#Demand13 Liveblog: Red Cross’s Wendy Harman on Social Media
An examination of the Red Cross’s nationally recognized Social Media Command Center and world-renowned program. The session included tips on how to execute real-time response, crisis communications, cultivating stakeholders, monitoring and more.
The American Red Cross has long given food, shelter and other necessities to people in the midst of their worst moments.
Now, the Red Cross’s aid also includes valuable information delivered via tweets and posts.
Red Cross Director of Social Strategy Wendy Harman took to the #Demand13 stage to share how the organization’s Digital Operations Center has revolutionized the way it helps people in need.
Much like marketers, the Red Cross needs help gathering actionable information, to adjust services quickly and distribute valuable information to the right people at the right time.
The Digital Operations Center helps it provide real-time situational awareness to disaster services, relay emergency messages to operators on the ground and deliver life-saving or comforting messages to people in the midst of disaster.
Here are four lessons the team has learned that marketers can benefit from too:
1. Identify gaps in service
It’s impossible to meet the needs of every individual who depends on your organization, but social media helps narrow the gap.
With a limited staff, the Red Cross can’t always provide timely information to everyone who tweets. That’s why they created a digital volunteer role, where people from all over the country can offer advice to the people in need.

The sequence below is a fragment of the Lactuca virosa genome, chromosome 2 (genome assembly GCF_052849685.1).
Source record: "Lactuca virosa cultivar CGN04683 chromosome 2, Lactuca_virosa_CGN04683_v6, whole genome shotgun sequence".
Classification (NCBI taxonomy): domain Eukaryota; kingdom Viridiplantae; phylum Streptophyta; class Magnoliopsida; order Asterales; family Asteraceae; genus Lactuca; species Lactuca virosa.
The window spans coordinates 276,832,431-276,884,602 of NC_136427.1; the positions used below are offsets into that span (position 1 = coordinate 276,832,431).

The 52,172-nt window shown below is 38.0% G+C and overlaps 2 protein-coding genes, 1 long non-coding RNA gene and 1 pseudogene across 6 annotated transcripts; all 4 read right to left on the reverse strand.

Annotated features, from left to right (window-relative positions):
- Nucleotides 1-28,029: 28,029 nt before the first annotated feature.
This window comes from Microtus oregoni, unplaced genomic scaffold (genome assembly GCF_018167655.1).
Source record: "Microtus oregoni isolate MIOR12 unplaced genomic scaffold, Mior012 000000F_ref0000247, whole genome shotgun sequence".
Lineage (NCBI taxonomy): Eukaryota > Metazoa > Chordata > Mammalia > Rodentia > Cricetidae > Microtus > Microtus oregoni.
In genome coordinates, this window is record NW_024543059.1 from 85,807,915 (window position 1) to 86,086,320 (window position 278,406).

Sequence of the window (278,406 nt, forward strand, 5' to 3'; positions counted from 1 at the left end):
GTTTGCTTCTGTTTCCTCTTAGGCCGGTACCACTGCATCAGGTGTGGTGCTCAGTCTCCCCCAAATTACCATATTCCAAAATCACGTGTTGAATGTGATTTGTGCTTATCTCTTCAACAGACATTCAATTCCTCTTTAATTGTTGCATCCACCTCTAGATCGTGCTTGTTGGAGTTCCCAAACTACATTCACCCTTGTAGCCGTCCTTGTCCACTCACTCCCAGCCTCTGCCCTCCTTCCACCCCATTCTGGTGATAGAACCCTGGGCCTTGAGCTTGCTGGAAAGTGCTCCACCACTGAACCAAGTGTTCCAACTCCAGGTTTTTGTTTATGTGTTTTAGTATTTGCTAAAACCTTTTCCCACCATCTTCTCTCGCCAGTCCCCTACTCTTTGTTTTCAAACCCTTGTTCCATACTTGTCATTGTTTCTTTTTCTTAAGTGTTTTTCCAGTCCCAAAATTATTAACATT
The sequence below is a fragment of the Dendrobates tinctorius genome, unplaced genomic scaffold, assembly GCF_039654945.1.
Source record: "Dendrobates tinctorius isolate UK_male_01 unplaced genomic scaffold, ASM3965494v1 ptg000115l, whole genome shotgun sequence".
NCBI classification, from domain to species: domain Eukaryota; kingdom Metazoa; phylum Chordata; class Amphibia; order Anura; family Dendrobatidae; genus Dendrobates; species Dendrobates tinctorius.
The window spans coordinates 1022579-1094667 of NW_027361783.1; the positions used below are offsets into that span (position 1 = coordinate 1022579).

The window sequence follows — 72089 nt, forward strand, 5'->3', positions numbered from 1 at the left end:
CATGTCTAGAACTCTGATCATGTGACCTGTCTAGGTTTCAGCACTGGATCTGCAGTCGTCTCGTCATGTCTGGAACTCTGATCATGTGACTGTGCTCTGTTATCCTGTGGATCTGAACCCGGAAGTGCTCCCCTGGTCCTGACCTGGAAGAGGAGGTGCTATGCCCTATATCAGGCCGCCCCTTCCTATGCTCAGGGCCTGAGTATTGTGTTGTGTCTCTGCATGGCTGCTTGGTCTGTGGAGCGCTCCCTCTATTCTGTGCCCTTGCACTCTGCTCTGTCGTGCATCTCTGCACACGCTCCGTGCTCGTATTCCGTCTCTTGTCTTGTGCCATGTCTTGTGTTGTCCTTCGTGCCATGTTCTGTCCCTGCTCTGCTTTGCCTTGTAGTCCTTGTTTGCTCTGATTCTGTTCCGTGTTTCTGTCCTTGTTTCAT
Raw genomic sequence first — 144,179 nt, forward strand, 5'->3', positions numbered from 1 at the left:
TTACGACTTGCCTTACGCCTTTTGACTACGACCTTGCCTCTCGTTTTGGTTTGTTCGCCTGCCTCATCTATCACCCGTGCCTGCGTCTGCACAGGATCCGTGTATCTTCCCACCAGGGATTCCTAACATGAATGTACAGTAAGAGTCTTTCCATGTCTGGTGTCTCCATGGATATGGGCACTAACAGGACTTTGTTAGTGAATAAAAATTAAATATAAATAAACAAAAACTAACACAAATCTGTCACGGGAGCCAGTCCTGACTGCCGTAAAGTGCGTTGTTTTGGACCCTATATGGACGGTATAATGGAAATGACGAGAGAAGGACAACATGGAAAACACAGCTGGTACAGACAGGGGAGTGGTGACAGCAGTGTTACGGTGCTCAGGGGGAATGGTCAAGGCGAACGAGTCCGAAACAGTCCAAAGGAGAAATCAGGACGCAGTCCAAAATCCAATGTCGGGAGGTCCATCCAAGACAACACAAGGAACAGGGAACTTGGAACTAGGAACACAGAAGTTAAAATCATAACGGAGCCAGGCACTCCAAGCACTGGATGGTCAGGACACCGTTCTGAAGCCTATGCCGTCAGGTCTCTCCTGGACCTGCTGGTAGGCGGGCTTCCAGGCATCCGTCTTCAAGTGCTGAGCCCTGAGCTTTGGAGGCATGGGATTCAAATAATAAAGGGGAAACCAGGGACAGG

“Right after a disaster happens, there is this intense personal desire to make some sort of effort to help,” Wendy says. “We’ve tried to come up with lots of different ways for people to help relief efforts even if they’re not there.”
2. Earn buy-in
In addition to getting the infrastructure they needed, the Red Cross needs buy-in from people to become a valuable, trusted resource on the social web.
After a series of tornadoes in Alabama, the Red Cross used social media to track gaps in service.
The Red Cross reacted by creating an organized spreadsheet and distributing it to organizations that could help. The gesture helped people buy into the overall mission of the social media efforts of the Red Cross.
3. Tear down walls
With social media’s uses expanding, businesses can no longer expect to use it just for PR and marketing.
Listening to customers on social allows organizations to see customer needs and stretch to reach them.
During Hurricane Sandy, one of the biggest questions the Red Cross faced was “Where is the Red Cross?”
“We were there with all of our might,” Wendy says. “But it’s very difficult to see that when you’re in such a dense population.”
By listening, the Red Cross realized that it needed to communicate the exact locations of services better, based on what communities were demanding.
4. Be transparent
Three of every four people who write a note on the Red Cross Facebook wall expect help to arrive within an hour.
“I would imagine it’s not too different for all the rest of you in your customer relations,” Wendy says.
When it takes longer than an hour to mobilize disaster relief to an area, the Red Cross uses social media to inform people until they get there, providing updates about what they are doing and working to connect people with more immediate help.
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